I’m a massive fan of knitting with linen, having finished Pam Allen’s Scarborough Shrug earlier this year. This was created using their Sparrow yarn – Quince & Co.’s fingering weight organic linen yarn.
I loved working with Sparrow, and found it incredibly easy to control. However, Kestrel is slightly different in its construction so I was a little anxious about casting on. Here’s how Quince & Co. describe Kestrel on their website:
Kestrel is a new take on a simple linen yarn. We took the same Belgium-grown organic linen that we use in our little Sparrow and spun it this time in a ribbon structure. Kestrel knits up quickly at 3½ to 4 stitches to the inch. Its flat surface adds a slight texture to simple knit and purl stitches. But we think the best thing about it is its incredible drape. Like all things linen, woven or knitted, Kestrel only gets better as you wash and wear it.
On the hunt for handy hints
I went on a bit of a hunt for hints and tips on how to get the best out of linen knitting projects. And I found Very Shannon to have a great number of tips for knitting with linen, especially with the unusual ribbon construction of Kestrel. These posts here and here are a few years old, but the tips and links within these blog posts are still really helpful!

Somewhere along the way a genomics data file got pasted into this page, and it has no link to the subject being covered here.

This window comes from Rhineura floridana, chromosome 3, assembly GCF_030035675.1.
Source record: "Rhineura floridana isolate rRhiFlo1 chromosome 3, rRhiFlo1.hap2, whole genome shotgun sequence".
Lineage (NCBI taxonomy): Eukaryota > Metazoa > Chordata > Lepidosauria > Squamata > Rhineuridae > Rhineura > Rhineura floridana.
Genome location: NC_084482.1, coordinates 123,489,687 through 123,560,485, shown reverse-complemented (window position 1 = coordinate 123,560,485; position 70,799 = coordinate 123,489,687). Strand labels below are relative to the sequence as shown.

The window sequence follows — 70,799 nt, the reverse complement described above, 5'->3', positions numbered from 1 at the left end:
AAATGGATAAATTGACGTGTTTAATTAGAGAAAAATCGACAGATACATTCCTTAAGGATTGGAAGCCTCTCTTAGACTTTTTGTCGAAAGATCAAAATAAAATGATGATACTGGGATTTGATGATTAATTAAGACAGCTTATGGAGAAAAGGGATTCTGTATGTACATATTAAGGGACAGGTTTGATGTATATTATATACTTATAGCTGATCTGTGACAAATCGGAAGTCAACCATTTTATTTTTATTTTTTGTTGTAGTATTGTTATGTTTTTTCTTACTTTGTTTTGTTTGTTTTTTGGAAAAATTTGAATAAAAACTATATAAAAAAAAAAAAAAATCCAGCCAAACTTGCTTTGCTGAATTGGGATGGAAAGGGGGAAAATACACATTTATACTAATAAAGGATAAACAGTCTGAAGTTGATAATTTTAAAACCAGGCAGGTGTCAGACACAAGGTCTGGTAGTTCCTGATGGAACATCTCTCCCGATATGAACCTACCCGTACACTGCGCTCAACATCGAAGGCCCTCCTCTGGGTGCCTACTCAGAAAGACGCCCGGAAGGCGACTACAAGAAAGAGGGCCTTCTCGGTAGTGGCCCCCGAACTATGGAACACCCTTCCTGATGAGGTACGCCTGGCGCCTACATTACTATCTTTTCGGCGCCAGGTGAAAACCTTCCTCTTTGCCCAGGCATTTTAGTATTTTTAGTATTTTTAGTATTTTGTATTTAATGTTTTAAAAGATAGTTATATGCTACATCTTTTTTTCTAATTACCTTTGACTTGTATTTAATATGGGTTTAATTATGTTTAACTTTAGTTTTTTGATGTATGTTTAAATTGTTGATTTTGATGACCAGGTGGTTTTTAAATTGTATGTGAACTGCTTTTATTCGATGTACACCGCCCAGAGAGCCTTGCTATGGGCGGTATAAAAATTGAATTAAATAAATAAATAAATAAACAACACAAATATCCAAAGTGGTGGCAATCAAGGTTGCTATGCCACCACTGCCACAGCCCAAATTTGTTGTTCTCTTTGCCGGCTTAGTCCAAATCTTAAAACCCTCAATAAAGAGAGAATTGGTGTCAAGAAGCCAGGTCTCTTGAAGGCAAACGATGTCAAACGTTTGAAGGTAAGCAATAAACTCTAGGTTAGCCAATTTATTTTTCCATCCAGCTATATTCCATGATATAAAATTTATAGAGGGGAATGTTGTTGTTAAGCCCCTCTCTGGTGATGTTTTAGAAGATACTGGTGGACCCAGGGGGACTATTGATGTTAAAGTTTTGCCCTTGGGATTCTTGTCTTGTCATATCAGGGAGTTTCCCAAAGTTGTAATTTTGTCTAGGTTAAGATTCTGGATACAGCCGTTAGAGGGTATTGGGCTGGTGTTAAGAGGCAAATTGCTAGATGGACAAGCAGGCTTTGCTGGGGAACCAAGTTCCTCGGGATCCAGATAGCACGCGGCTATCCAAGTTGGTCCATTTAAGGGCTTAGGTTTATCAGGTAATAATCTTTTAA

In this handy blog post Blue Bee Studio also explains casting on, joining yarn and a super handy trick to stop the yarn from twisting! You can also have a listen to the Knit.fm podcast, which contains some helpful notes on working with Kestrel and Sparrow.
When you come to end of your linen project, check out Knit Bot’s blog post on Finishing with Linen.
OK let’s go!
I now cannot wait to cast on, armed with my knowledge of handling and finishing techniques for this simply put gorgeous yarn! I’ll keep you posted on updates with casting on, working with and finally finishing my Kestrel project.